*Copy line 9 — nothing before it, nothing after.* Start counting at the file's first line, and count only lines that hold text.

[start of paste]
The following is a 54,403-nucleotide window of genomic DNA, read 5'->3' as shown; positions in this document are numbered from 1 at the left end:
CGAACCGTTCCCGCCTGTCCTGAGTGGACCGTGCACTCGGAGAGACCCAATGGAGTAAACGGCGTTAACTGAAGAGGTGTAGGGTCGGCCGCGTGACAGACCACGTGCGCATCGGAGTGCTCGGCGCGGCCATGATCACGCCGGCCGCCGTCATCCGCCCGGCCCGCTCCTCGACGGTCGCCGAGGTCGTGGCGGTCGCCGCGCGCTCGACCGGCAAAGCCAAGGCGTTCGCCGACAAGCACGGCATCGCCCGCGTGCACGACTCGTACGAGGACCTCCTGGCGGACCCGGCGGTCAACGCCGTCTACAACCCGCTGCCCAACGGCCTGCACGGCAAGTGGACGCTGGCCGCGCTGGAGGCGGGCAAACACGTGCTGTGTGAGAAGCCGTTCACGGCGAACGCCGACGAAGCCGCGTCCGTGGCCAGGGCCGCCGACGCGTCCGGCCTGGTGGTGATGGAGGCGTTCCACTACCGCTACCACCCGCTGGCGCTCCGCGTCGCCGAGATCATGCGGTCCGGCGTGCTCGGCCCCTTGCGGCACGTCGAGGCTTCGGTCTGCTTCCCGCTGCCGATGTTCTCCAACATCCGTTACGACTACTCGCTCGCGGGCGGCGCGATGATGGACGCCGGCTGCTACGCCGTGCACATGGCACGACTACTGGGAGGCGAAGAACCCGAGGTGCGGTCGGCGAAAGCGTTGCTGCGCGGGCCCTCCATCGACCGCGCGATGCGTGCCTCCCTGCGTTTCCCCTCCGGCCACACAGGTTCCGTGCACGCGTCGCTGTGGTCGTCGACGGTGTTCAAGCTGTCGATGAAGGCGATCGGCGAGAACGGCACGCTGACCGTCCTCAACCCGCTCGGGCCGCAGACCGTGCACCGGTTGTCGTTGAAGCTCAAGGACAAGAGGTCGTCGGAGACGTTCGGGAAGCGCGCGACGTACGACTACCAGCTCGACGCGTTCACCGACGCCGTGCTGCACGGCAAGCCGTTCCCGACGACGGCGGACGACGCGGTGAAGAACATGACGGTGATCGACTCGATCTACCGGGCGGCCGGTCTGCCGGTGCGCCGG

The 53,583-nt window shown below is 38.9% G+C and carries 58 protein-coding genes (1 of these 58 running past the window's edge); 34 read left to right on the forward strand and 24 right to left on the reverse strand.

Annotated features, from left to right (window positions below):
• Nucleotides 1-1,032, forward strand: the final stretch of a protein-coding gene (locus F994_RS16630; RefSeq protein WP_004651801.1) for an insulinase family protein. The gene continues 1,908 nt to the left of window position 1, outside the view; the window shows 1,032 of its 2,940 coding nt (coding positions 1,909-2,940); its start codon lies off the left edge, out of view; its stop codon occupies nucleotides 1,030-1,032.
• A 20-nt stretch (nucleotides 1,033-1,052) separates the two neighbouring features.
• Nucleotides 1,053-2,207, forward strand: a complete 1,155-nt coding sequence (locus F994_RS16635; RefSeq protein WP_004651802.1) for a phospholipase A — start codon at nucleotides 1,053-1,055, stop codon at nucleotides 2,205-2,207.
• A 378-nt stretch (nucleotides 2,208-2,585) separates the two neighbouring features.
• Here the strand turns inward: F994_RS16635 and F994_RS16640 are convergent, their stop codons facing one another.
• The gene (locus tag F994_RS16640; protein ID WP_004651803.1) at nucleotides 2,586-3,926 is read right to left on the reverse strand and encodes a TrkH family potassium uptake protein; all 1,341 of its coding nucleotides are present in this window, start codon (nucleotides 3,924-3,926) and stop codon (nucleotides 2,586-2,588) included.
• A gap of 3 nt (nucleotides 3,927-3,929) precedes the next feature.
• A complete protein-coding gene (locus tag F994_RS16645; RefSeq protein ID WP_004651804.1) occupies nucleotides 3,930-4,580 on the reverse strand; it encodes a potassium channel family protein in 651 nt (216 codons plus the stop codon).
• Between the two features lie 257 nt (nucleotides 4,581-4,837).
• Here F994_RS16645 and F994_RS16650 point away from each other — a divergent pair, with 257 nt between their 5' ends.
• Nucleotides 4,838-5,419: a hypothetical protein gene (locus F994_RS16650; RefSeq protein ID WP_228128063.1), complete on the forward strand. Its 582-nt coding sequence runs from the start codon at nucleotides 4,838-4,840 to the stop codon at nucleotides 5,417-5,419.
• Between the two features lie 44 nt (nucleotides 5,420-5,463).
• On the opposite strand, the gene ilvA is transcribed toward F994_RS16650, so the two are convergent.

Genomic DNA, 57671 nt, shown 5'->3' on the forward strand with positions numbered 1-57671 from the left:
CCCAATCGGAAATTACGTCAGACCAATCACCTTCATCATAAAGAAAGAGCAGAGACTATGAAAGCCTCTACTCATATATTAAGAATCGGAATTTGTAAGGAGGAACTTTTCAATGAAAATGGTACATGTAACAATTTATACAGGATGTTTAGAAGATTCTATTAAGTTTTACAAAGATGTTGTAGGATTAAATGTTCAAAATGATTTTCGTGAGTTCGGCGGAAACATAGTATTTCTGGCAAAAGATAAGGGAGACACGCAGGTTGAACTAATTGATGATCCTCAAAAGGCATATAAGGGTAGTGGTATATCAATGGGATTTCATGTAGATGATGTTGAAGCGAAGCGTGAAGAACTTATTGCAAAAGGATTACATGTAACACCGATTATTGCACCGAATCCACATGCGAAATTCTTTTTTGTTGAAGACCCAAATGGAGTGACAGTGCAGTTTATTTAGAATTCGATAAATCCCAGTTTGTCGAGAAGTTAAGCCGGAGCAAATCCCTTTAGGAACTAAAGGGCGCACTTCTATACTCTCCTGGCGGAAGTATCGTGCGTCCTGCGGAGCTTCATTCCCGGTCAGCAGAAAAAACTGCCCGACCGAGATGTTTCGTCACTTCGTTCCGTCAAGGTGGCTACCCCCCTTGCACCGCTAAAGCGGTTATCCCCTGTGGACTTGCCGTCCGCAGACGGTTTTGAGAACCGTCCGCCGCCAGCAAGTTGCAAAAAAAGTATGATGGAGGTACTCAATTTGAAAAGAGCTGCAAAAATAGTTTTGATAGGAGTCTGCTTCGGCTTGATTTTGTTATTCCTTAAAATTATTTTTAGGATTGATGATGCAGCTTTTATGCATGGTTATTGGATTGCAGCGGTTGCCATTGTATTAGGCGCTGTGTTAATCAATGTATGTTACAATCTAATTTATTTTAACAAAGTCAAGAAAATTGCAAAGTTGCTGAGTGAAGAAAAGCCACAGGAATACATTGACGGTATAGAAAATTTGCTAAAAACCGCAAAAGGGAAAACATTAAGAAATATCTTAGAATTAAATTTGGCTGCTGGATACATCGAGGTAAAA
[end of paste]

• Here the strand turns inward: F994_RS16635 and F994_RS16640 are convergent, their stop codons facing one another.